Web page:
Thursday, 28 August 2014

The Assessment

In September 2007 I took my first steps towards becoming a bird ringer. Yes I had had an interest in birds for a few years, more so once I met my husband to be. He got me interested in birds and I got him interested in whales and dolphins. While Lee had been ringing for a couple of years, I had yet to take the plunge. Then came the Isle of Wight ringing course which he was attending and on which a space had become available. Considering Lee had just driven me to Plymouth, and hung around all day while I did a dolphin survey, and with my growing interest in birds, I agreed. So began what has become another passion in my life. The thrill of holding a bird, learning so much about moult, aging, sexing and their life histories that cannot necessarily be gained from observation alone, is a real privilege. In November that year I began ringing with Merseyside Ringing Group near Chester. Developing the basics of handling, ringing and aging passerines and learning to set mist nets and safely extract birds. Despite driving an hour to get to the site, leaving in the dark and despite braving frozen conditions on many occasions, I had been caught by the ringing bug. I remember ringing my first Greenfinch, Yellowhammer, Dunnock and Firecrest, I remember ringing my first and only Willow Tit and being almost rugby tackled out of the way as I went to remove a Lesser Spotted Woodpecker from the net.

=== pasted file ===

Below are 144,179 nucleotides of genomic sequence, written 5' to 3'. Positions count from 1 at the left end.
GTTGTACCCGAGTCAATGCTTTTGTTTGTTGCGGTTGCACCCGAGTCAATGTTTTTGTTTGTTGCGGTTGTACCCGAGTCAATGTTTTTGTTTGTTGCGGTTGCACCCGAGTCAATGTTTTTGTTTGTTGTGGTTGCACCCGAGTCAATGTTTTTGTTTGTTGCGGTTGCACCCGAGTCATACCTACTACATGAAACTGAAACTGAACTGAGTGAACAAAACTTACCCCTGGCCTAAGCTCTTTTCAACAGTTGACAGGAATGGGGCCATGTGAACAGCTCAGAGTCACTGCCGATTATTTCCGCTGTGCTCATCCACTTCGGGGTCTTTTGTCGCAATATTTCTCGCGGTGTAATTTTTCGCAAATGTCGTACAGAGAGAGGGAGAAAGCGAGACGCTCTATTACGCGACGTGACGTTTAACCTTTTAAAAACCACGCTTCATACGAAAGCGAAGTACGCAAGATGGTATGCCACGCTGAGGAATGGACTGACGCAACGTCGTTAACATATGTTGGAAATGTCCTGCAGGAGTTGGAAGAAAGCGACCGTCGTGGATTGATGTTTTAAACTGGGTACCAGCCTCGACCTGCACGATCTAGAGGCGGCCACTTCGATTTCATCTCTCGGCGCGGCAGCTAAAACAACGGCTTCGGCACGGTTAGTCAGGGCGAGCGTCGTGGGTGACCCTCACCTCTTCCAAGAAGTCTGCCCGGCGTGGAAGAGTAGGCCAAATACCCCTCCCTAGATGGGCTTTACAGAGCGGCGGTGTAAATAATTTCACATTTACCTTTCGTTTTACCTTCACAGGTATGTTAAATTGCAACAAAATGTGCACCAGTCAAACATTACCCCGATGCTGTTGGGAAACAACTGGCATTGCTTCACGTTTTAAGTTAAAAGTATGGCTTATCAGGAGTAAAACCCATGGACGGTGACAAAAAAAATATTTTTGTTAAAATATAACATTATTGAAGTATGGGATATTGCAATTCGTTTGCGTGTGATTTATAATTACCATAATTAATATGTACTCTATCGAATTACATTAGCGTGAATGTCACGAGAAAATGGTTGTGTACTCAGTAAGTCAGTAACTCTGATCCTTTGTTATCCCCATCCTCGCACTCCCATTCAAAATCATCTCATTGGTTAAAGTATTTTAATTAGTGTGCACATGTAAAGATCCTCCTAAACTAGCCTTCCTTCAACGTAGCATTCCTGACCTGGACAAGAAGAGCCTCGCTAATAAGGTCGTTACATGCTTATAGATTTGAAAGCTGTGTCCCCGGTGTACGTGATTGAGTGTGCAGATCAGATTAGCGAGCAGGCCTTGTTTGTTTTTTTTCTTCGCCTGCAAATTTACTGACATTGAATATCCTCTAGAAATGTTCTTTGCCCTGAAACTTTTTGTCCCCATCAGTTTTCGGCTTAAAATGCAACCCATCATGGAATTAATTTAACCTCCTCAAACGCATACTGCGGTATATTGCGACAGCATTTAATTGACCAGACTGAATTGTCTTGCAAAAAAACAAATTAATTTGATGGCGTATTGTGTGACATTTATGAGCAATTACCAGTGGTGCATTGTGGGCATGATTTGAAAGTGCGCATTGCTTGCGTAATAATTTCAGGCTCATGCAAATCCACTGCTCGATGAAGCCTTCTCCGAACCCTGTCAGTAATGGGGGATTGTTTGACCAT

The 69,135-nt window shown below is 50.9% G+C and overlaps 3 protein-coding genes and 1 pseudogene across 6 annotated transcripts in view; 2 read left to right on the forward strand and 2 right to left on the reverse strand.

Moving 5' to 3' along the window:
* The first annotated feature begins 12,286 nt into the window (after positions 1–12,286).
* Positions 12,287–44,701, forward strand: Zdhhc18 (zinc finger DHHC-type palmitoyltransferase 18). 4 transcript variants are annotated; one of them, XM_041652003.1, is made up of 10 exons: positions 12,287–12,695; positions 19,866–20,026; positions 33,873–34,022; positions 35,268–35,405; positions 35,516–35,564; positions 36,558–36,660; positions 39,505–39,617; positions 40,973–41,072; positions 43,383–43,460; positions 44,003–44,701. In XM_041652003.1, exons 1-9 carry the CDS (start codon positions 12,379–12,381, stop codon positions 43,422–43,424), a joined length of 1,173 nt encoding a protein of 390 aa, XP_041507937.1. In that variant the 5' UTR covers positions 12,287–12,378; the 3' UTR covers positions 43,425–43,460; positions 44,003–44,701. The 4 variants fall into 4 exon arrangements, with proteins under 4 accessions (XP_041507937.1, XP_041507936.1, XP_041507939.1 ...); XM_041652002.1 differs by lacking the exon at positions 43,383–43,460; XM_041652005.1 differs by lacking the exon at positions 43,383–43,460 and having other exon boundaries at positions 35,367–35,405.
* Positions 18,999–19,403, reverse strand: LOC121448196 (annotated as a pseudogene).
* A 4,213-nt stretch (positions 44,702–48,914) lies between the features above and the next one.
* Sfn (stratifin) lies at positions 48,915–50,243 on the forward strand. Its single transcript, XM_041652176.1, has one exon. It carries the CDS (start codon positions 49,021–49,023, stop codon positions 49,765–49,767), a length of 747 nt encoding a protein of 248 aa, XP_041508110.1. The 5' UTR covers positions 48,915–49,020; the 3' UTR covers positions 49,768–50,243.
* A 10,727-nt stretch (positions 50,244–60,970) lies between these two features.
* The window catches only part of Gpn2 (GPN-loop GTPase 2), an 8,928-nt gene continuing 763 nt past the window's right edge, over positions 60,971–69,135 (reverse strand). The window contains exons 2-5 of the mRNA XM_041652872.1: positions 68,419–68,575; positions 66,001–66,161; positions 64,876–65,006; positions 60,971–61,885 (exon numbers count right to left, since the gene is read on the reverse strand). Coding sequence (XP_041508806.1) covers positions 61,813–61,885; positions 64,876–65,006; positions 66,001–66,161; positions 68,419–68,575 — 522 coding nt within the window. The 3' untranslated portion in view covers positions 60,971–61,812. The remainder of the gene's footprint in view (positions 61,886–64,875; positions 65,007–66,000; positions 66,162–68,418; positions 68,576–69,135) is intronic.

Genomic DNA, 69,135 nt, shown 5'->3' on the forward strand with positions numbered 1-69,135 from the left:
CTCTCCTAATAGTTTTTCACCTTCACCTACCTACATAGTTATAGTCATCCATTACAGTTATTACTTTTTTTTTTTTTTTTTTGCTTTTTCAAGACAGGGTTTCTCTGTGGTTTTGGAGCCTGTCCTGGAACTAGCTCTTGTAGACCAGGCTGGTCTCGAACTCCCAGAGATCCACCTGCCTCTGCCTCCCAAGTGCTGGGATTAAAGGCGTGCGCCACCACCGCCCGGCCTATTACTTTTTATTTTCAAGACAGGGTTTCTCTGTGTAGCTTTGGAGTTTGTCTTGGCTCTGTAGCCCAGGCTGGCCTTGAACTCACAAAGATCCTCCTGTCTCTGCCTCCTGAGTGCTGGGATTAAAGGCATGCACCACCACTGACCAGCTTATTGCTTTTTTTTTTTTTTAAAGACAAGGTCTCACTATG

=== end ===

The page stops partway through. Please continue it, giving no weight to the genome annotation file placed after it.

Lesser Spotted Woodpecker

Within a year I had moved to Scotland to guide on a whale watch boat before settling in Norfolk where I was taken under the tutorship of Greg Conway. Over the next two years I ringed passerines in Thetford Forest and warblers in reed beds at the Nunnery. I ventured onto a seabird island off the top of Scotland, where I caught hundreds of Puffins and the odd Gannet or two, one of which left a mark I still bear today. I ringed hirundines at Gibraltar Point in Lincolnshire and even dabbled in a bit of wader ringing with the Wash Wader Ringing Group.

My first adult Gannet

By September 2010 I was back on the Isle of Wight ringing course and was put forward for my C permit. Now I could ring independently, although I was still responsible to my trainer. And so it continued, I set nets in my garden, my parents garden and my parent in laws garden! I went out with ringers targeting specialist birds like Nightjar and Firecrest. I started helping at a reed bed site known as Cranwich, somewhere that has become central to mine and Lee’s ringing activities. I went abroad, ringing in the Gambia where Western Palaearctic migrants and colourful Afro-Tropical birds mix. I went to the famed Icklesham and delved into hundreds of warblers, hirundines and pipits. I became a nest recorder, gaining a pullus endorsement which allowed me to ring the chicks in the nests I’d found. I wandered through woodlands monitoring Pied Flycatcher and Redstart nests. I ventured onto rather smelly landfill tips and ringed Black-headed, Herring, Lesser and Great Black Backed Gulls. I spent early mornings in reed beds, in scrub land, on beaches, on farmland, on remote islands, ringing and learning more.